Located 7,000 light-years away in the direction of the constellation Scorpius, M4 is the nearest globular cluster to the Earth. Globular clusters like M4 were born early in the history of the Milky Way. M4 is estimated to be about 13 billion years old and all of its stars that began with 80% or more of the Sun's mass have already evolved to become red giants, followed by a collapse to a white dwarf. (Our Sun will not become a white dwarf for another five billion years.)
M4 globular cluster might contain about 40,000 white dwarfs. Due to their small surface area, White dwarfs are extremely faint but in 1995, Hubble Space Telescope had already  detected more than 75 white dwarfs in a small area of M4.  

A white dwarf contains most of the original mass of a star, that has contracted to an extremely dense object about the size of the Earth.  A tea-spoon full of a white dwarf material would weigh more than a ton. 

The mechanical structure of a white dwarf is sustained by the pressure of degenerate electrons and they do not generate any energy by fusion reactions. This makes the physics of cooling of a white dwarf particularly straightforward.
Because of its small size, high density, and initially hot temperature, it takes more than 10 billion years for a white dwarf to radiate all of its residual heat into space. The science of white dwarf cooling is reasonably well understood and from the spectral profile and temperature, white dwarf age may be estimated. 
In 2004, Harvey Richer measured 600 white dwarfs in globular clusters and found that the oldest were 12.7 +- 0.7 billion years old. The stars which collapsed to form white dwarfs must have taken at least a few hundred million years to complete their life cycle.  This suggests that the age of the globular clusters would be in the region of 13 billion years.
It is interesting to extend this study to see if there is an age difference between the formation of globular clusters and the formation of the Milky Way Galactic Disk.  Brad Hensen and colleagues have found that  the limit of visibility of white dwarfs in M4 is about 10 times fainter than the local Galactic disk white dwarfs.  This demonstrates a significant age difference between the Galactic Disk (7.3 +- 1.5 billion years) and the halo globular cluster M4 (12.7 +- 0.7 billion years).

Main Sequence Turn-Off Stars in Globular Clusters

In the 2003 special issue on Globular Cluster, Krauss and Chaboyer describe how the ages of the oldest metal poor stars in the halo of our galaxy can yield a firm lower limit on the age of the galaxy; thus also for the Universe.

How stars evolve is very well understood and the physics of stellar evolution can confidently explain the life-cycle of stars of different initial masses - particularly the change of luminosity (total power radiated) and surface temperature as a function of time.  The most robust prediction of the stellar evolution model is the time for a star to exhaust the supply of hydrogen in its core, time on the main sequence, and advancing beyond to the turn-off point.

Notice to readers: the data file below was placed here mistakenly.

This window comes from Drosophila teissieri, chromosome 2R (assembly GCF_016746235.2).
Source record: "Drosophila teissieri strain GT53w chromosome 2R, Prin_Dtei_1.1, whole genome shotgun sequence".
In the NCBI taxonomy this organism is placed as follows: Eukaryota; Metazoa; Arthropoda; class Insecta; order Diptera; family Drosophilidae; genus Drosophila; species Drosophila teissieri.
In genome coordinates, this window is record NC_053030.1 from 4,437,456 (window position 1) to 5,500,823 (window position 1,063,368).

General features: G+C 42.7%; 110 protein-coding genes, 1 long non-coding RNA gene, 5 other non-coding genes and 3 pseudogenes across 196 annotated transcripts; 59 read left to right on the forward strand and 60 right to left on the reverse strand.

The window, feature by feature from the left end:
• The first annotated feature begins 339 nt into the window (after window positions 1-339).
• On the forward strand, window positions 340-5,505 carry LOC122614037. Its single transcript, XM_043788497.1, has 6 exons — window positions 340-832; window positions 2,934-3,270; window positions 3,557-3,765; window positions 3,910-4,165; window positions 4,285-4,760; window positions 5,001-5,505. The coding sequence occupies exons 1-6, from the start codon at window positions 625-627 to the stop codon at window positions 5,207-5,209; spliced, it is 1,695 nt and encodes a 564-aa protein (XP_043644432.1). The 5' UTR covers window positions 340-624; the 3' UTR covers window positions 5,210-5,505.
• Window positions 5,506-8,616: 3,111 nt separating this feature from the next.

Globular Clusters are collection of thousands of stars that were born at the same time and are almost at the same  distance from the observation point of the Earth.  This makes interpretation of the luminosity, temperature data of globular cluster stars more straight forward.

Krauss and Chaboyer find the best-fit age of the oldest globular clusters to be 12.6 billion years and give a 95% confidence level lower limit on their age  to be 10.4 billion years but an upper limit of 16 billion years.

By necessity of keeping this blog of reasonable length, I am deciding to conclude this very interesting subject.  There is a great deal of exciting stuff to learn here.  For example:

All methods give an upper bound of the age of the Milky Way that is larger than the age of the Universe.  Universe must have been created first and the numbers do look paradoxical in some ways.  This situation has persisted for about a 100 years.  At one stage in the early 20th Century, The Earth was being measured to be 10 times older than the then accepted age of the Universe.  What do we think of the present situation??
Even if MW is a few hundred million years younger than the Universe, our galaxy must have been one of the first ones to have formed.  Even some of the oldest halo stars observed have been found to contain actinides which can only be synthesized in a supernova type catastrophic astrophysical event and, therefore, are not the oldest stars. 
The age of the universe is dependent on the value of the Hubble constant - a value that has changed by a large factor over the past 100 years.  
The present situation appears much more settled but there are niggling questions and doubts whether we have finally understood the evolution of the galaxies and stars properly.   

Please send your comments to ektalks@yahoo.co.uk